Twin primes are pairs of primes which differ by two. The first twin primes are (3,5), (5,7), (11,13) and (17,19). It has been conjectured, but not proven to date, that there are infinitely many twin primes.
Twin primes become increasingly rare as higher numbers are examined, in keeping with the general tendency of gaps between adjacent primes to become larger as the numbers themselves get larger. However, it is a long standing conjecture that there are infinitely many twin primes.
Twin Prime Conjecture
It is conjectured that there are infinitely many twin primes and while testing suggests that this is true, a theory to support this notion has yet to be discovered.
Facts and Theories
Every twin prime pair except (3, 5) is of the form (6n − 1, 6n + 1). That is the twin prime pair of 17,19 is of the form (6x3-1, 6x3+1).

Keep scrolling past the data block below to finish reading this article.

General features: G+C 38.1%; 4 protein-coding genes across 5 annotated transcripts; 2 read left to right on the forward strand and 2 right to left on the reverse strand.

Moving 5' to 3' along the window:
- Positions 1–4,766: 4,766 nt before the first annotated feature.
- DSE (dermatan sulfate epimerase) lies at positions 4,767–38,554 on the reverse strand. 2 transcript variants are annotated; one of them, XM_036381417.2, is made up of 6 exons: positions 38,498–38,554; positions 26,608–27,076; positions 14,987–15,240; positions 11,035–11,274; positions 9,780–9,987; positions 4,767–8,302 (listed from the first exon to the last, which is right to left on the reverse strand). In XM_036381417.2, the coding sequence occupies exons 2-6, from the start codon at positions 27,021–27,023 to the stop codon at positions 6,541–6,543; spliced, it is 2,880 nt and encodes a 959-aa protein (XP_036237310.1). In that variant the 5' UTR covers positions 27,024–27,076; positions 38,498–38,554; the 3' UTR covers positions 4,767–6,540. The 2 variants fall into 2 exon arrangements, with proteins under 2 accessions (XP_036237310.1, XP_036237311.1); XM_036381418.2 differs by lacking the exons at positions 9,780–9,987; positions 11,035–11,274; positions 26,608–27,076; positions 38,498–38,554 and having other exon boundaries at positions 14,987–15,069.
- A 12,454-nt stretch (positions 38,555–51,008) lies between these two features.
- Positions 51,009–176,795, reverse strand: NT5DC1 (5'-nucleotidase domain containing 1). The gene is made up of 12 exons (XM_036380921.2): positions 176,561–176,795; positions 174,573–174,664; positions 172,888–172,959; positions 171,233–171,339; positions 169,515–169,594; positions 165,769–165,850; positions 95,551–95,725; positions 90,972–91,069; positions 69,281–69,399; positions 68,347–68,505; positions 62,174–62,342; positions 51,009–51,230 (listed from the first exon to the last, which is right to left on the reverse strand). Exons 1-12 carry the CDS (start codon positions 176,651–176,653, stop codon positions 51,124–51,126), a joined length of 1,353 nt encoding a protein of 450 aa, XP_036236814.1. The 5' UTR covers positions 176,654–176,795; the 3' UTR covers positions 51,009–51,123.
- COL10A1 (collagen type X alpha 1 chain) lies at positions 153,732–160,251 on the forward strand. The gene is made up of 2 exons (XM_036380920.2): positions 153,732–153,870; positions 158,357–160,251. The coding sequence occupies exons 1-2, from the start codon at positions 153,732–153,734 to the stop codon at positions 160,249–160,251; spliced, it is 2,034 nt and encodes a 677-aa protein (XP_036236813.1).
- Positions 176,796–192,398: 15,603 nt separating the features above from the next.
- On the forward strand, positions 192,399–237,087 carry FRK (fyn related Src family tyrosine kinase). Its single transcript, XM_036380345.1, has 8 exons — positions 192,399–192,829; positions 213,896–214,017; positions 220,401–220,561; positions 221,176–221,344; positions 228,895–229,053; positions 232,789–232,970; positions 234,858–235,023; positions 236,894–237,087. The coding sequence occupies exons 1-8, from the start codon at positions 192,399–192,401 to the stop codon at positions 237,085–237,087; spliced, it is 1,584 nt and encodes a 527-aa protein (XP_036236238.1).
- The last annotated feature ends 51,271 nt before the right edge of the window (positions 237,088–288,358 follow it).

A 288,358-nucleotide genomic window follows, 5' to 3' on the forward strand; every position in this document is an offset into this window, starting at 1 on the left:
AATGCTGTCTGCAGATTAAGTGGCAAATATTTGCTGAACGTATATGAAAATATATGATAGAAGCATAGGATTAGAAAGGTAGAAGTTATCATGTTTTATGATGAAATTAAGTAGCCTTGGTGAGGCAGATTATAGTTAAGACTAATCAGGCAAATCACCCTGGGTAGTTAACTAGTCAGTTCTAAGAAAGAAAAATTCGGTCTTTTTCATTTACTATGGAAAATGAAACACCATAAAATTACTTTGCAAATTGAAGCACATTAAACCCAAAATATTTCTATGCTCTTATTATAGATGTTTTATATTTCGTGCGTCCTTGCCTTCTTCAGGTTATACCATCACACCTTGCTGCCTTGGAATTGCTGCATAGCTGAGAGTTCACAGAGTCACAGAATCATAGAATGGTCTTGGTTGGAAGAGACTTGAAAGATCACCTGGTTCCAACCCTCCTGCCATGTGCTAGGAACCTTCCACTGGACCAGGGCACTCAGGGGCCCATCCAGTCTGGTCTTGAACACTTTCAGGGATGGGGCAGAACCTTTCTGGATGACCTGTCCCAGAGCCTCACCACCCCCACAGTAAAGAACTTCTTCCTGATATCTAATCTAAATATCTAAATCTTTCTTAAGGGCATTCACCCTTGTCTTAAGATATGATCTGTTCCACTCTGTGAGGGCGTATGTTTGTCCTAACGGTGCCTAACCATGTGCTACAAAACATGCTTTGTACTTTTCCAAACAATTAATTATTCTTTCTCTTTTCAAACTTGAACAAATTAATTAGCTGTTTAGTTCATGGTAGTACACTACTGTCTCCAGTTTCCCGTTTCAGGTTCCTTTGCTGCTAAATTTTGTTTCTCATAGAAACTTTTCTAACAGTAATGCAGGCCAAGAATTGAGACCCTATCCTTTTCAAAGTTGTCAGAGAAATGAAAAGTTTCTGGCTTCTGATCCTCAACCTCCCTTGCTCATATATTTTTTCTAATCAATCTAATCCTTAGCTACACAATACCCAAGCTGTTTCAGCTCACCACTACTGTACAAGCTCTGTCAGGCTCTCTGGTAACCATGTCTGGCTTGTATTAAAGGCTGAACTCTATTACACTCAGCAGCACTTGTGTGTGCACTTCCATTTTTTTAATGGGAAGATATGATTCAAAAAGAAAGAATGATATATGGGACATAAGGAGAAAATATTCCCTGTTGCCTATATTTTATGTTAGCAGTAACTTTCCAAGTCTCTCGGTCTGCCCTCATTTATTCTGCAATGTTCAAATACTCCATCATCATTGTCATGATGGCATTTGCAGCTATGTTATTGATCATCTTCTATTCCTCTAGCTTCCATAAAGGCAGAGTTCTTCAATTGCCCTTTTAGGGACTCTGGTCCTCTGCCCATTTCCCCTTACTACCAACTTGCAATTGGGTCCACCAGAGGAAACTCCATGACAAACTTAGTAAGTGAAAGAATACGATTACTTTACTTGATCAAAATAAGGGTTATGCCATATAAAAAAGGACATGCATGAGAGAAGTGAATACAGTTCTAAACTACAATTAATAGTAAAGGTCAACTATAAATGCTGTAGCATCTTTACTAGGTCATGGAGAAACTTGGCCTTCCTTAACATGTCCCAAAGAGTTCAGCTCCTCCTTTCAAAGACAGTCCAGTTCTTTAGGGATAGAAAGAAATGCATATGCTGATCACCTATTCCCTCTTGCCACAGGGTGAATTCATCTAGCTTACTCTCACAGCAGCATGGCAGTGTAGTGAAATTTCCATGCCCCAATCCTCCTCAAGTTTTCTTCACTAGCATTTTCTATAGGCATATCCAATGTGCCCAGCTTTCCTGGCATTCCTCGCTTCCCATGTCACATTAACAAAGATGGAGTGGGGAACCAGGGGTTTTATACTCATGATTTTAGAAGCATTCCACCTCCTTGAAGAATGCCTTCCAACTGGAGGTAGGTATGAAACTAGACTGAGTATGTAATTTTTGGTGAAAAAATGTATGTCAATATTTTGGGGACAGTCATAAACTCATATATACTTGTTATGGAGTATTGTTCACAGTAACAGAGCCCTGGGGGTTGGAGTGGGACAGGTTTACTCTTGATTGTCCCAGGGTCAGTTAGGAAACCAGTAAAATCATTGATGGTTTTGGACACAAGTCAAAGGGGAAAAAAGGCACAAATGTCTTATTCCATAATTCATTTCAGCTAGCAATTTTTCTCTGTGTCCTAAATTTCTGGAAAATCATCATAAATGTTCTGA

Usually the pair (2, 3) is not considered to be a twin prime. Since 2 is the only even prime, this pair is the only pair of prime numbers that differ by one and is therefore excluded from the scope of twin primes.
Beginning in 2007, two distributed computing projects, Twin Prime Search and PrimeGrid, have produced several record-largest twin primes. As of January 2016, the current largest twin prime pair known is 3756801695685 · 2666669 ± 1, with 200700 decimal digits. It was discovered in late 2011. You can join the search by enrolling in PRIME Grid to search for twin primeshere...
Frequency of Twin Primes
The following table gives you an insight into the frequency of twin primes. You can see that the ratio of twin primes as a proportion of all primes decreases.
For example if you take all numbers less than 1,000,000 there are 50,847534 primes but only 6.7% (3,424,506) of these primes are twin primes. Note this graph only counts the first number in a twin prime pair.
Twin Primes Finder
If you want to find twin primes I have included a twin prim calculator here...